I am aware that monitoring and studying climate change can provide interesting insights in what our earth will look like in 20-30 years from now, but still these are predictions, and the action of monitoring the climate hasn’t really provided any new real new solution in the past years. For example, it’s been many years that we know the impact of carbon dioxide, methane and other GHGs on climate, but recently the resolution is still based on the improvement of existing technologies rather than being based on insights provided by climate change studies.

As a short criticism, honestly I find it laughable that people who get funds for new climate change projects say “we are going to change the world!”, because nothing is gonna change anymore, except for the climate itself…It’s like believing that if I spend a lot of money for a new sophisticated indoor thermometer it will make a difference in my actions to regulate the temperature with a thermostat, because although I have a more accurate measure(plus other thermostat’s features like humidity etc), the solution’s effort to regulate the temperature remains the same.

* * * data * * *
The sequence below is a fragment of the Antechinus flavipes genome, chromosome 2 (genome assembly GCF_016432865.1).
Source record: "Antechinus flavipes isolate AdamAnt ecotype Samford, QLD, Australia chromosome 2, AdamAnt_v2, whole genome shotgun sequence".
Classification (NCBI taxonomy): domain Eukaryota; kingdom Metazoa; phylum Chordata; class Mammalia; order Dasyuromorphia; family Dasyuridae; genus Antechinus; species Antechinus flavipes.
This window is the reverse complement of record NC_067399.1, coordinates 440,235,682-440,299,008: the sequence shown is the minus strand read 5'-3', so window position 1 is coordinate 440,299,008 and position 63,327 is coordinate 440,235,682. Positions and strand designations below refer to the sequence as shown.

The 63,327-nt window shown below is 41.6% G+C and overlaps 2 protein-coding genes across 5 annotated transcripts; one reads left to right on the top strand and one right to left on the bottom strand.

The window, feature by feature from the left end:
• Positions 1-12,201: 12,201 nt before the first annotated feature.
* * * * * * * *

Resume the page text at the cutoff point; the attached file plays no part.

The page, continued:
I also think it’s probably hard to quantify how much money is too much, or too little, but I think that the order of magnitude of “billions” of dollars is quite significant.

Feel free to share your thoughts :slight_smile: